Decent working conditions are crucial for both poverty reduction and climate change, writes Union to Union.

Debate

Hello EU parliamentarians! Work harder for decent jobs!

On Sunday, there are elections to the European Parliament and a lot is about the EU's internal issues. But the EU is also an important foreign policy player, not least in its role as the world's largest donor. That is why it is extremely important that the newly elected Swedish parliamentarians invest from day one in ensuring that EU aid is focused on decent and sustainable jobs.

In the days leading up to the elections on 26 May, the debate is mainly about the EU's internal challenges regarding democracy and human rights, which are, of course, extremely important for the Member States. But these issues must not lead to a downgrading of the EU's role as a global player.

In 2018, EU total aid amounted to just over EUR 70 billion. This makes the EU and the member states the world's largest donors, according to Sida. A significant aid budget means that the Union can make a big difference in changing the lives of millions of people, especially those living in vulnerability and poverty in low- and middle-income countries.

Working under good working conditions is a key

The stated purpose of EU aid is to provide support so that people can fight oppression and get out of poverty. Contributing to the creation of more jobs in countries with widespread poverty is a crucial part of that work. Jobs and faith in the future can strengthen countries' economies and contribute to the inclusion of marginalized groups, such as women and young people, in the labor market.

But in order to lift people out of poverty in the long term, new jobs must at the same time mean decent working conditions, wages that workers can live on and a constructive dialogue between the social partners. Productive employment with decent working conditions is central to inclusive and sustainable economic development and poverty reduction.

Today, a number of low-income countries are grappling with challenges that stand in the way of decent working conditions. This is not least because a large part of the population works in the informal economy, which means that social safety nets are lacking and that workers' rights to organize and negotiate are not respected.

In development aid, these challenges can only be met effectively with a policy that understands the importance of decent working conditions and through cooperation with strong, democratic and representative trade unions. This means development assistance initiatives in collaboration with trade unions and which, through support for dialogue and organization, work for formal employment, strengthened social protection and respect for human rights in working life.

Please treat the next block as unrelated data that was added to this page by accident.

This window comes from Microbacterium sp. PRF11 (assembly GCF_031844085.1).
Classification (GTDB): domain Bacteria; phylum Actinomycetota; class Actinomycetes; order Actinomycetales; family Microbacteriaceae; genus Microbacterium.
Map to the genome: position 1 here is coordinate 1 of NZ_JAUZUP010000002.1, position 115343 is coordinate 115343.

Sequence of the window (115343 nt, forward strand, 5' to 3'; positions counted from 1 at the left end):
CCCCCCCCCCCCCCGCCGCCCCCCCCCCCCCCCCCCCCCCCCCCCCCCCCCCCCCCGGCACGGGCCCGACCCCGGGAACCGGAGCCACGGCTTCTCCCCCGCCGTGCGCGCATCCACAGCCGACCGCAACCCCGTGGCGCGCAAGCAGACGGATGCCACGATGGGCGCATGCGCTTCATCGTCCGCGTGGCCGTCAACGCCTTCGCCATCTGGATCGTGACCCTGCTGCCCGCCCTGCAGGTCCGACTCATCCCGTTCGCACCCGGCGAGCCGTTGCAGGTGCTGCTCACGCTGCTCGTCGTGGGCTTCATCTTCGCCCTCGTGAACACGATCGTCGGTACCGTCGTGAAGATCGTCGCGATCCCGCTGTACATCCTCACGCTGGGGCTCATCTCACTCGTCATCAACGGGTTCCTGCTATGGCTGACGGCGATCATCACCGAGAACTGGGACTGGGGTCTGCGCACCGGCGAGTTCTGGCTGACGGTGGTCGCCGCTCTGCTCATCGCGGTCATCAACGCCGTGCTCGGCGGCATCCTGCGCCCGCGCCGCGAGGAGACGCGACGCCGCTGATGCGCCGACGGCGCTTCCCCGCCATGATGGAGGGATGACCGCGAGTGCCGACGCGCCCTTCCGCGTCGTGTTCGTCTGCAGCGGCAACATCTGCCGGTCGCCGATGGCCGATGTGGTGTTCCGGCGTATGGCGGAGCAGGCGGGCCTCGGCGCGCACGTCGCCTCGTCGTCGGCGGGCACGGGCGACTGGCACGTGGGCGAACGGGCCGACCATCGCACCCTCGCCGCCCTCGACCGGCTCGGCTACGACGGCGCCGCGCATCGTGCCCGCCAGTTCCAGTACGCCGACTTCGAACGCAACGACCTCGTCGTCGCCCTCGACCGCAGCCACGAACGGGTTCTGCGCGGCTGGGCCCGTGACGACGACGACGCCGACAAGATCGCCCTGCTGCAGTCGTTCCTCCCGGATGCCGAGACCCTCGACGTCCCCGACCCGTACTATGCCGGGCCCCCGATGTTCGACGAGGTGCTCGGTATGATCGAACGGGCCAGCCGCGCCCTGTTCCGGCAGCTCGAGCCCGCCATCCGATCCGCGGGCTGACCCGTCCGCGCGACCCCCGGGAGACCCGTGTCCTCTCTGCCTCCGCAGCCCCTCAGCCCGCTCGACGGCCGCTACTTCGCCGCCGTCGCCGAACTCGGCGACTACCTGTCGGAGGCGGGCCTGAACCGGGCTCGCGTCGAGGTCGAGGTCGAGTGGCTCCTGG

Workers' rights crucial in climate change

Decent working conditions are also a crucial component in the EU's work on the necessary climate change. With this changeover comes great opportunities to combine sustainable development and jobs in new sectors. The UN's working life body ILO has stated that in the coming years around 24 million climate-friendly jobs can be created, in other words jobs that work in a fossil-free economy.

At the same time, we know that jobs are disappearing and changing as an effect of climate change and that new jobs are not automatically created in the same place and in the same sectors. An active policy is needed so that workers' rights are not forgotten in the transition, with deteriorating working conditions and vulnerability as a result.

As a trade union aid actor, we at Union to Union, with our members LO, TCO and Saco, see the importance of the unions' commitment to the work for a socially just transition - a "Just Transition". Strong support for this in development aid is crucial for a change in which ecological, economic and social sustainability are linked.

EU parliamentarians must work for decent jobs

That is why we want to encourage the Swedish EU parliamentarians to work actively to prioritize issues relating to decent working conditions and trade union rights in the EU's development policy. This is one of the most important issues of our time.

Only with development assistance that sees the link between job creation, decent working conditions and poverty reduction can long-term and sustainable development be created.

This is a debate article. The author is responsible for analysis and opinions in the text.

Do you want to respond to the debate article or is there something in the text that is incorrect? Contact us at opinion@fuf.se

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